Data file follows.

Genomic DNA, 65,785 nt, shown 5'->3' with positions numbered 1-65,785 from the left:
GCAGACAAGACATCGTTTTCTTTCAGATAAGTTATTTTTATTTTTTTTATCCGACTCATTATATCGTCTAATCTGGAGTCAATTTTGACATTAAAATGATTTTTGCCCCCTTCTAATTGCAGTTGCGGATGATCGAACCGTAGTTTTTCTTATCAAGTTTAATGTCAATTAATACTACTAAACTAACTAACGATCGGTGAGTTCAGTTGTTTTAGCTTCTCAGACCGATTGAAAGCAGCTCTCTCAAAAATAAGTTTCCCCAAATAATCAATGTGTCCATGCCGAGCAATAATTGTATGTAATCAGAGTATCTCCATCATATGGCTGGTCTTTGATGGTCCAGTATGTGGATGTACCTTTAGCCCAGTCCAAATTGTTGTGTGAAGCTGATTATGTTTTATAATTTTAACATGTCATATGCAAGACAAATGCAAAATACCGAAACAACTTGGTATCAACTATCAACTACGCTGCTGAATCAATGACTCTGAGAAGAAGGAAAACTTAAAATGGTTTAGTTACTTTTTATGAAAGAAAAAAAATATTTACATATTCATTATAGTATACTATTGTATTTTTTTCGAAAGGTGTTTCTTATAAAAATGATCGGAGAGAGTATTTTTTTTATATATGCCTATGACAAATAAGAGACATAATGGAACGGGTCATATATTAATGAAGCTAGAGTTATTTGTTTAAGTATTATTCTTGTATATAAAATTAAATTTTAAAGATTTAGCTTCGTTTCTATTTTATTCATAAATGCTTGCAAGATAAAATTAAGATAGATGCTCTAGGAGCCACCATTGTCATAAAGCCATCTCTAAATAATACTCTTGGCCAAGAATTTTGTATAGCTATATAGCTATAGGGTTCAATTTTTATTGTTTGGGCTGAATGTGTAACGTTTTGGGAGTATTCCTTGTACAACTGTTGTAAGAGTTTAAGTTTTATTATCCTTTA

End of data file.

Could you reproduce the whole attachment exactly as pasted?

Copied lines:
Genomic DNA, 65,785 nt, shown 5'->3' with positions numbered 1-65,785 from the left:
GCAGACAAGACATCGTTTTCTTTCAGATAAGTTATTTTTATTTTTTTTATCCGACTCATTATATCGTCTAATCTGGAGTCAATTTTGACATTAAAATGATTTTTGCCCCCTTCTAATTGCAGTTGCGGATGATCGAACCGTAGTTTTTCTTATCAAGTTTAATGTCAATTAATACTACTAAACTAACTAACGATCGGTGAGTTCAGTTGTTTTAGCTTCTCAGACCGATTGAAAGCAGCTCTCTCAAAAATAAGTTTCCCCAAATAATCAATGTGTCCATGCCGAGCAATAATTGTATGTAATCAGAGTATCTCCATCATATGGCTGGTCTTTGATGGTCCAGTATGTGGATGTACCTTTAGCCCAGTCCAAATTGTTGTGTGAAGCTGATTATGTTTTATAATTTTAACATGTCATATGCAAGACAAATGCAAAATACCGAAACAACTTGGTATCAACTATCAACTACGCTGCTGAATCAATGACTCTGAGAAGAAGGAAAACTTAAAATGGTTTAGTTACTTTTTATGAAAGAAAAAAAATATTTACATATTCATTATAGTATACTATTGTATTTTTTTCGAAAGGTGTTTCTTATAAAAATGATCGGAGAGAGTATTTTTTTTATATATGCCTATGACAAATAAGAGACATAATGGAACGGGTCATATATTAATGAAGCTAGAGTTATTTGTTTAAGTATTATTCTTGTATATAAAATTAAATTTTAAAGATTTAGCTTCGTTTCTATTTTATTCATAAATGCTTGCAAGATAAAATTAAGATAGATGCTCTAGGAGCCACCATTGTCATAAAGCCATCTCTAAATAATACTCTTGGCCAAGAATTTTGTATAGCTATATAGCTATAGGGTTCAATTTTTATTGTTTGGGCTGAATGTGTAACGTTTTGGGAGTATTCCTTGTACAACTGTTGTAAGAGTTTAAGTTTTATTATCCTTTA